April Reboot

If white rabbits and colored eggs can symbolize Christianity’s holiest day, then why not boots? I’m in reboot mode after considerable turmoil to my writing framework. Turmoil here isn’t used in the negative. Jesus Christ Himself (Jesus H. Christ, to some) achieved his greatest miracle on waves of enormous turmoil. Turmoil forces us to react, … Continue reading April Reboot

An ounce of hope, a Fifth of futility

Review: God in Neon by Sam Slaughter Sam Slaughter’s collection of stories features protagonists paddling up a great river of booze. Their strokes are futile, the current strong: with beer, tequila, whiskey, Old Crow, Jack, PBR. They struggle under the blurry burden of constant intoxication, their boozing not an act so much as a reality, … Continue reading An ounce of hope, a Fifth of futility

Short Fiction–Swimming

Peace Corps Worldwide carried the following review of Karl Luntta's Swimming from SUNY press. One thing is certain for foreigners at work in much of Africa: the proverbs can be as colorful as they are vague, utilitarian as they are vexing. The truth can emerge—or remain obscured—with a single phrase. Truth, in these proverbs, lies in the … Continue reading Short Fiction–Swimming

Cheney: still wrong after all these years

Former veep, elegantly cloaked in fiction Crediting Dick Cheney for his rebuke of Donald Trump's bigotry gets no traction with me. Sorry Dick: you can’t make up for decades of reckless decisions and bad policy based on one easy moment of obvious decency. You’re still a modern architect of the very party now on the verge of nominating a racist … Continue reading Cheney: still wrong after all these years

The Patron Saint of Juvenile Delinquents

Everyone who's grown up Catholic has a few stories to share, long or short. The good folks at The Citron Review were good enough to publish one of my really short ones: CONFIRMATION Mrs. Dever sees their faces but can’t remember what to call them. They all look alike. They all look bored. They all look … Continue reading The Patron Saint of Juvenile Delinquents

Review: Shriver

Chris Belden’s Shriver might be called a book about a novelist who wrote a book called Goat Time which everybody seems to enjoy but nobody seems to have read, at least not entirely, including not the author Shriver himself. Add to this nonsensical loop a few day’s worth of swarming mosquitoes, a crate or two … Continue reading Review: Shriver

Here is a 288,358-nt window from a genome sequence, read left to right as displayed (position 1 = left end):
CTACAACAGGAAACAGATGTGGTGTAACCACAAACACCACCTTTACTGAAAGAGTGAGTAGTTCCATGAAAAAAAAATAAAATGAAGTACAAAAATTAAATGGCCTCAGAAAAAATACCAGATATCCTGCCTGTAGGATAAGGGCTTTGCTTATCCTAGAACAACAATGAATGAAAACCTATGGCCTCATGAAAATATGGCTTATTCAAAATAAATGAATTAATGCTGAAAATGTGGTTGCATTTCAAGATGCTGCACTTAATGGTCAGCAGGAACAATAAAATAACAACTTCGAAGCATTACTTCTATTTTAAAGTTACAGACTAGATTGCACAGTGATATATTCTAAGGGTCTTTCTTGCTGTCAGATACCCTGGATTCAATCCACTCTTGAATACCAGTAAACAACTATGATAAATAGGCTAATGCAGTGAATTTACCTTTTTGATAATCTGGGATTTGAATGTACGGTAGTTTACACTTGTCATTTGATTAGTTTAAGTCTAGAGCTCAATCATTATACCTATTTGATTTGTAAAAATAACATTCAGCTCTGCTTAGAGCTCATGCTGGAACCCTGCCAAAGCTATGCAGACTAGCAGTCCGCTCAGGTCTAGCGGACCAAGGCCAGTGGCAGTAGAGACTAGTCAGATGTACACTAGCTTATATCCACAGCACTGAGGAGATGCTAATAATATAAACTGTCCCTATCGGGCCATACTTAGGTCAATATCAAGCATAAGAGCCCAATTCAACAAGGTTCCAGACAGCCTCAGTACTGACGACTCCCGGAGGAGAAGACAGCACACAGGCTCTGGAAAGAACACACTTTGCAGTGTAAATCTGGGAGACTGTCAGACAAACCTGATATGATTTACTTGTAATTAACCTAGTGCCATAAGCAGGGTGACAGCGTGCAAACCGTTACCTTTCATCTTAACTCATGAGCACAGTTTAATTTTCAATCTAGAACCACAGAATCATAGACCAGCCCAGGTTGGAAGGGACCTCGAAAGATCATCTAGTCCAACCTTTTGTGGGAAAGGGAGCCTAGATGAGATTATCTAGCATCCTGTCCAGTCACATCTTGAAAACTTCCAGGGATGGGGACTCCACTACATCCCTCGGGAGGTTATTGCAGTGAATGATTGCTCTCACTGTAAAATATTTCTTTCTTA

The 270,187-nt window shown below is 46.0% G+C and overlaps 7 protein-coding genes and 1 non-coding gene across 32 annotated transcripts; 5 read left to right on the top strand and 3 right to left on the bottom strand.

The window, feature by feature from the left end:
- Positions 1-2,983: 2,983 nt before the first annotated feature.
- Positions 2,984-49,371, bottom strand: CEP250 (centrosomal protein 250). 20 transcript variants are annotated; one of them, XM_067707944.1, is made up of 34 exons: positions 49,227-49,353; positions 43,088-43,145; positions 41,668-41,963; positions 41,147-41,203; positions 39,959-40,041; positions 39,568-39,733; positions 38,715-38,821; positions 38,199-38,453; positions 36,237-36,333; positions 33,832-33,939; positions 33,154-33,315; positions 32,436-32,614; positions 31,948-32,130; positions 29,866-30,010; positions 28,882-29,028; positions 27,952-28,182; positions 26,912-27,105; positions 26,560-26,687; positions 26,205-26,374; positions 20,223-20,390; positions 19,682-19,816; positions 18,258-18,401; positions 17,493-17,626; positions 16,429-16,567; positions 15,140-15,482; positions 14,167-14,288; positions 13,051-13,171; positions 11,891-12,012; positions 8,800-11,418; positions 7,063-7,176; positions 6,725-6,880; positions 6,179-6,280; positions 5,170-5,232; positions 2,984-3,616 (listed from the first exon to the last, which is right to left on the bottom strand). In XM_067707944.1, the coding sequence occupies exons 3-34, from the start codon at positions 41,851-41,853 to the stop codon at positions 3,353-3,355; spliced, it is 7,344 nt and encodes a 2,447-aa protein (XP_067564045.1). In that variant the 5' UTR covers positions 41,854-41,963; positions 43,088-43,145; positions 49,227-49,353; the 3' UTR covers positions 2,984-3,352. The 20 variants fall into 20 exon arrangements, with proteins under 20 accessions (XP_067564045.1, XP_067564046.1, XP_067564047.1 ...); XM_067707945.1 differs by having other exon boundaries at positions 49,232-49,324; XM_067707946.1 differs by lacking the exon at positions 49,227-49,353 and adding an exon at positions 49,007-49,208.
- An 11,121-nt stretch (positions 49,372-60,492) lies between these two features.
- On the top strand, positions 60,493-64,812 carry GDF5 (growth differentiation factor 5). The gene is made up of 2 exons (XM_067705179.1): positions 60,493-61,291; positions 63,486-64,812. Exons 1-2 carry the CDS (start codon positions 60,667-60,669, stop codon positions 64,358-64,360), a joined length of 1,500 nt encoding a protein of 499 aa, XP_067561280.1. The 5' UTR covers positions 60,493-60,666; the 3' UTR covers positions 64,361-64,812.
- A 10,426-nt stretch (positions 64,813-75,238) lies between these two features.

Review: When You Cross That Line

The short line-up of characters in Sam Slaughter’s collection lead lives you’d rather not lead yourself, and therein lies the charm. The unnamed narrator of When You Cross That Line is moving to Florida when he has a run-in with an alligator salesman. The episode turns from odd to ugly, leaving the narrator in search of a swamp, … Continue reading Review: When You Cross That Line

Carnival Fiction

I've got some new short fiction over at Revolution John, a sample from my latest project: church shorts. Who doesn't love the annual church bazaar? Whack-a-Mole Full story 600 words.

Review–Pathologies

If laughter is good medicine, William Walsh presents sick remedy in Pathologies. His short collection of diseased proceedings is more than the sum of its madness. Walsh is a gifted writer, by turns astounding with sharp phrases and surprising with brief, unpredictable arcs. One way to treat this is by engaging the peculiar brilliance of individual … Continue reading Review–Pathologies

Winning Big at the County Fair

I could do without the county fair. I don’t like crowds. I’d rather not stand in line for pricey food known to cause obesity and heart attacks. I don’t care for the “Twirling Tots” act on center stage advertising just how little talent exists at the local dance school, and I think Mutts Gone Nutts … Continue reading Winning Big at the County Fair